The “pioneer” label that Lyn St. James earned a generation before Danica Patrick is legitimate when it comes to women in motorsports. Though there aren’t a lot of notable victories on her resume, St. James cleared high hurdles in establishing herself as a competitor worthy of lining up against top men.
Understandably, St. James is proud of her body of work and what it has meant for women who’ve followed her. That helps explain her disappointment in Patrick, who took a perceived shortcut after working so hard to reach racing’s highest levels of competition.
Lyn St. James put in the work
Lyn St. James was neither the first nor the most successful woman to drive in the Indianapolis 500. Janet Guthrie got there 15 years earlier in 1977, and Danica Patrick posted a third place and five other top-10 showings later on.
However, St. James made news for debuting at Indy at the age of 45 (earning the race Rookie of the Year award) and qualifying for the field seven times. She also drove for winning endurance teams at Sebring, Daytona, and Nurburgring.
With so few other female role models in racing, St. James has long been in demand to speak about roles and opportunities for women in sports. She served a term as president of the Women’s Sports Foundation in the 1990s.
She admits to running into frustrating barriers
Longtime driver Lyn St. James sat down for a wide-ranging interview with Autoweek to discuss her career as well as racing in general.
She loved racing in the amateur ranks because competitors didn’t care as much about her gender as about what she was driving.
“They’re so busy getting their own car together, you just don’t have time for that s***.”Lynn St. James
The barriers began showing up at the professional level, but St. James fought through some of it by relating to men who otherwise might not have given her the time of day.
“I would find out if the men I was talking to had daughters,” she said. “I knew if they had daughters, that there was at least a chance that I would get a fair discussion. I’ve heard wonderful stories from the decision-makers, 98 percent of whom are male, whether it was about their grandmother or their wife or whatever, they had women in their lives who were important to them and had frustrating experiences because they were women. That would change the listening ability of the people I was in dialogue with.”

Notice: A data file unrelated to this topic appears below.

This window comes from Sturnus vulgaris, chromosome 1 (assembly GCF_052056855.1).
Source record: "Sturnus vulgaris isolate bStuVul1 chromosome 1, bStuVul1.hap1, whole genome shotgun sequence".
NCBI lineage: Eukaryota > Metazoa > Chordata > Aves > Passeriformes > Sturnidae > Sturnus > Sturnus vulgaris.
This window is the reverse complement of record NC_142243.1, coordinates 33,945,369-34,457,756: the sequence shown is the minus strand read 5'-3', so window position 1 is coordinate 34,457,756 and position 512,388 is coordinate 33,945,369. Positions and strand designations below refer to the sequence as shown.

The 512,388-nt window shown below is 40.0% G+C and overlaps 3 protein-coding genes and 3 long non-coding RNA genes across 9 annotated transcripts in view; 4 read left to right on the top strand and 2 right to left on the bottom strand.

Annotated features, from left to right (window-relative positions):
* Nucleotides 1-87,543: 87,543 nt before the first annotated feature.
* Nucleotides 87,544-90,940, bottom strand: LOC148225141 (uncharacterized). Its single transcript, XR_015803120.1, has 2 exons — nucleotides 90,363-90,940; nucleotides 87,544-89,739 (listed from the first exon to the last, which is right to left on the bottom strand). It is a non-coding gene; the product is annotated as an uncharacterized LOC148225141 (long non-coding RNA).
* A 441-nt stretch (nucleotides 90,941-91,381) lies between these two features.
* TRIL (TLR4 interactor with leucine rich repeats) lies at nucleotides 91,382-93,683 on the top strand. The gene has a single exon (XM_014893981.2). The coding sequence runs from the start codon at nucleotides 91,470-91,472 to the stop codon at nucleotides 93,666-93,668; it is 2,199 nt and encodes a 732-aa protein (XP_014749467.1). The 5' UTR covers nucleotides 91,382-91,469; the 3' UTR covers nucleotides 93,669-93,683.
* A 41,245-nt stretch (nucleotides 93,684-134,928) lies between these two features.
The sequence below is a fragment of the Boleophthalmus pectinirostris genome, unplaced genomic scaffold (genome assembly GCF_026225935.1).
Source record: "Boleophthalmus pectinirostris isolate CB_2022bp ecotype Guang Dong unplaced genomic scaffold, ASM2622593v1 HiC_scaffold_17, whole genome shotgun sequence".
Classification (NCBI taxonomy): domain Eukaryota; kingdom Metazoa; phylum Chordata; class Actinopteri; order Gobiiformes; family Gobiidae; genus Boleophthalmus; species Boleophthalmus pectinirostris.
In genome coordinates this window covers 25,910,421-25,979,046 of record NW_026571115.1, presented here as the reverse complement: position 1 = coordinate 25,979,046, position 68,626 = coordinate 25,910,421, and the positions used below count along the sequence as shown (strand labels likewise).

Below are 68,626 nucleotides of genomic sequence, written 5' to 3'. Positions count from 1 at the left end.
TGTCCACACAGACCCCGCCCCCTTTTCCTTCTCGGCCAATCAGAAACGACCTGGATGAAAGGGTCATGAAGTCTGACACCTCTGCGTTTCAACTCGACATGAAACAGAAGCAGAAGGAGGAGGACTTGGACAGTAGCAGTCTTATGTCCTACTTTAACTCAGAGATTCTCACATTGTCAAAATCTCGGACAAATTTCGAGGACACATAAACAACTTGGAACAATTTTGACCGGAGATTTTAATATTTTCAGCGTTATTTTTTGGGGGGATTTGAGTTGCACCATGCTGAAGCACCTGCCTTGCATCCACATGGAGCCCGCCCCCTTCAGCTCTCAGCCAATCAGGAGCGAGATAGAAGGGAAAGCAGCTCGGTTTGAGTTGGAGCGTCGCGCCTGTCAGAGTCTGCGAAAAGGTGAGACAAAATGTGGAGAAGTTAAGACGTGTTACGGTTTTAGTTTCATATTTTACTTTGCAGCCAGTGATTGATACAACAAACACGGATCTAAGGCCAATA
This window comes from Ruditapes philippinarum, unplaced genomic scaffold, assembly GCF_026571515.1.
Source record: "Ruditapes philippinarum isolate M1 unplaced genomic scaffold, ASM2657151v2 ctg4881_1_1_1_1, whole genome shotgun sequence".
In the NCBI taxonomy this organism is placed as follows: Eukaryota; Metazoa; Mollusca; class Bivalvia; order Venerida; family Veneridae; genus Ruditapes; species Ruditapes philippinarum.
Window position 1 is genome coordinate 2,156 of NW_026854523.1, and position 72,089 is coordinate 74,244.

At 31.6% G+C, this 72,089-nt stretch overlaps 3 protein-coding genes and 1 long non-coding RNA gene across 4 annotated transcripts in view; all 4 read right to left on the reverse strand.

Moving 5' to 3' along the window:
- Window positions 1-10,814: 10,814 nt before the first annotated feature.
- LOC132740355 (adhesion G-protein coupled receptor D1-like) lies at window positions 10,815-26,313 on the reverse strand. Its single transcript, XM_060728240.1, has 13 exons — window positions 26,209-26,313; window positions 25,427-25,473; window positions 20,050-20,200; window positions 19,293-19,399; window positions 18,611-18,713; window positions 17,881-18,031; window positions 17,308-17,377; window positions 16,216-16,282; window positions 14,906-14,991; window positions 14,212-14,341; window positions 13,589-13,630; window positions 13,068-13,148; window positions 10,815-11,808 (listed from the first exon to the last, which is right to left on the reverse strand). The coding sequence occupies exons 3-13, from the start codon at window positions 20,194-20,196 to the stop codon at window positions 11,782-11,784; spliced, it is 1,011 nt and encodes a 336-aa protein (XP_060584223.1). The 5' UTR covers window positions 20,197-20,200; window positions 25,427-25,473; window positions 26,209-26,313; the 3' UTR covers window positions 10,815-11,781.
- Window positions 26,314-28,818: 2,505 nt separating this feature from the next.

The other barrier to deal with wasn’t specific to gender, but being a male driver definitely helped: Attracting sponsorship money is essential. Otherwise, your career consists of local SCCA chapters holding rallies in college parking lots on Sunday afternoons. It remains true to this day.
“Come on, guys, if you really want diversity in our sport and you want to grow our sport, then you have to change the business model,” St. James said. “If it’s always going to cost this much money to do it, more people are going to try it and leave it because they can’t afford to stay in it.”
Lyn St. James on Danica Patrick: ‘Oh, Danica, why? Why did you do this?’
Money can create temptation. Laura Baugh and Jan Stephenson allowed sponsors to market them as sex symbols at a time when LPGA prize money amounted to peanuts. In tennis, Anna Kournikova made one grand slam semifinal in singles but reaped enormous sponsorship money.
St. James decided the racing community would not take her seriously if she marketed herself in similar fashion.
“When I got JCPenney as a sponsor, I think we were in year two of that contract when I expanded it to six races instead of just the 500. The company that came onboard with them was a swimsuit company. I said, ‘You guys, don’t even think about it!’ You would not want to see me in a swimsuit anyway, but don’t even think about it.”Lyn St. James
Danica Patrick participated in St. James’ driver development program for four years as a teen. Patrick worked her way through the ranks and began racing IndyCars in 2005 at the age of 23, but a thin record of success dried up sponsorship money. Patrick did a racy photo spread in FMH and became prominent in GoDaddy’s innuendo-filled marketing campaigns while she drove in IndyCar and NASCAR.
“That wasn’t the Danica I knew, it wasn’t the Danica I saw with her parents growing up,” St. James said. “I remember just saying, ‘Oh, Danica, why? Why did you do this?’”
St. James concedes it opened doors for Patrick and likely extended a racing career that probably would have ended sooner based on results. But she feels Patrick’s willingness to play the role of sex object emboldened advertisers to try pushing other women into such roles.
“These idiots thought it was OK to do stuff like that, to make those kinds of requests and those kinds of deals,” St. James said.